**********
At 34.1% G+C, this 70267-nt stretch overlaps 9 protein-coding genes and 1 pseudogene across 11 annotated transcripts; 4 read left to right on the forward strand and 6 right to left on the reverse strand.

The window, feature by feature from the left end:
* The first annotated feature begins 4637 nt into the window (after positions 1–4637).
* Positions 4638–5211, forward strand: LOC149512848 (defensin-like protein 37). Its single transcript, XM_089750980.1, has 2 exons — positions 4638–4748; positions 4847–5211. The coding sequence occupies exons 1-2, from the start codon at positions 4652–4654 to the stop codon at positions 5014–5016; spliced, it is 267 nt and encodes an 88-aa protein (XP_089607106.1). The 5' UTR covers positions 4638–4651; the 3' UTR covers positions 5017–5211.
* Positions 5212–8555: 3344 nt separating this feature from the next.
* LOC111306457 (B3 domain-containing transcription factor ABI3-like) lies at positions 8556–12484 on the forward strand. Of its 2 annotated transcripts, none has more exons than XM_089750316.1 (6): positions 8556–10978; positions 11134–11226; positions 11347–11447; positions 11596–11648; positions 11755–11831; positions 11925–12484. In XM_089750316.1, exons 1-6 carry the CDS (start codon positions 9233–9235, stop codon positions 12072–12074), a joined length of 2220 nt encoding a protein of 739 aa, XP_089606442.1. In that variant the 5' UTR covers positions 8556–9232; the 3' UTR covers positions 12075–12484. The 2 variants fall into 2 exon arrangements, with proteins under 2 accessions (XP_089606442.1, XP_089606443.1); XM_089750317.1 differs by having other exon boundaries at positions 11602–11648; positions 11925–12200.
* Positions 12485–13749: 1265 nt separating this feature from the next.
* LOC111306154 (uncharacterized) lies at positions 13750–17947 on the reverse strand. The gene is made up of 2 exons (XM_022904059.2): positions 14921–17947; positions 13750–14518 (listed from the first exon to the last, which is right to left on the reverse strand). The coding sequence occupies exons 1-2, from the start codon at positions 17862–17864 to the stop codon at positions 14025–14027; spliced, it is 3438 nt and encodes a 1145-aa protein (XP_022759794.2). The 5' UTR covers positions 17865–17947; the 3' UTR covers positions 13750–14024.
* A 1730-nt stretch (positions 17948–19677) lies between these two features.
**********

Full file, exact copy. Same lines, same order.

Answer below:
At 34.1% G+C, this 70267-nt stretch overlaps 9 protein-coding genes and 1 pseudogene across 11 annotated transcripts; 4 read left to right on the forward strand and 6 right to left on the reverse strand.

The window, feature by feature from the left end:
* The first annotated feature begins 4637 nt into the window (after positions 1–4637).
* Positions 4638–5211, forward strand: LOC149512848 (defensin-like protein 37). Its single transcript, XM_089750980.1, has 2 exons — positions 4638–4748; positions 4847–5211. The coding sequence occupies exons 1-2, from the start codon at positions 4652–4654 to the stop codon at positions 5014–5016; spliced, it is 267 nt and encodes an 88-aa protein (XP_089607106.1). The 5' UTR covers positions 4638–4651; the 3' UTR covers positions 5017–5211.
* Positions 5212–8555: 3344 nt separating this feature from the next.
* LOC111306457 (B3 domain-containing transcription factor ABI3-like) lies at positions 8556–12484 on the forward strand. Of its 2 annotated transcripts, none has more exons than XM_089750316.1 (6): positions 8556–10978; positions 11134–11226; positions 11347–11447; positions 11596–11648; positions 11755–11831; positions 11925–12484. In XM_089750316.1, exons 1-6 carry the CDS (start codon positions 9233–9235, stop codon positions 12072–12074), a joined length of 2220 nt encoding a protein of 739 aa, XP_089606442.1. In that variant the 5' UTR covers positions 8556–9232; the 3' UTR covers positions 12075–12484. The 2 variants fall into 2 exon arrangements, with proteins under 2 accessions (XP_089606442.1, XP_089606443.1); XM_089750317.1 differs by having other exon boundaries at positions 11602–11648; positions 11925–12200.
* Positions 12485–13749: 1265 nt separating this feature from the next.
* LOC111306154 (uncharacterized) lies at positions 13750–17947 on the reverse strand. The gene is made up of 2 exons (XM_022904059.2): positions 14921–17947; positions 13750–14518 (listed from the first exon to the last, which is right to left on the reverse strand). The coding sequence occupies exons 1-2, from the start codon at positions 17862–17864 to the stop codon at positions 14025–14027; spliced, it is 3438 nt and encodes a 1145-aa protein (XP_022759794.2). The 5' UTR covers positions 17865–17947; the 3' UTR covers positions 13750–14024.
* A 1730-nt stretch (positions 17948–19677) lies between these two features.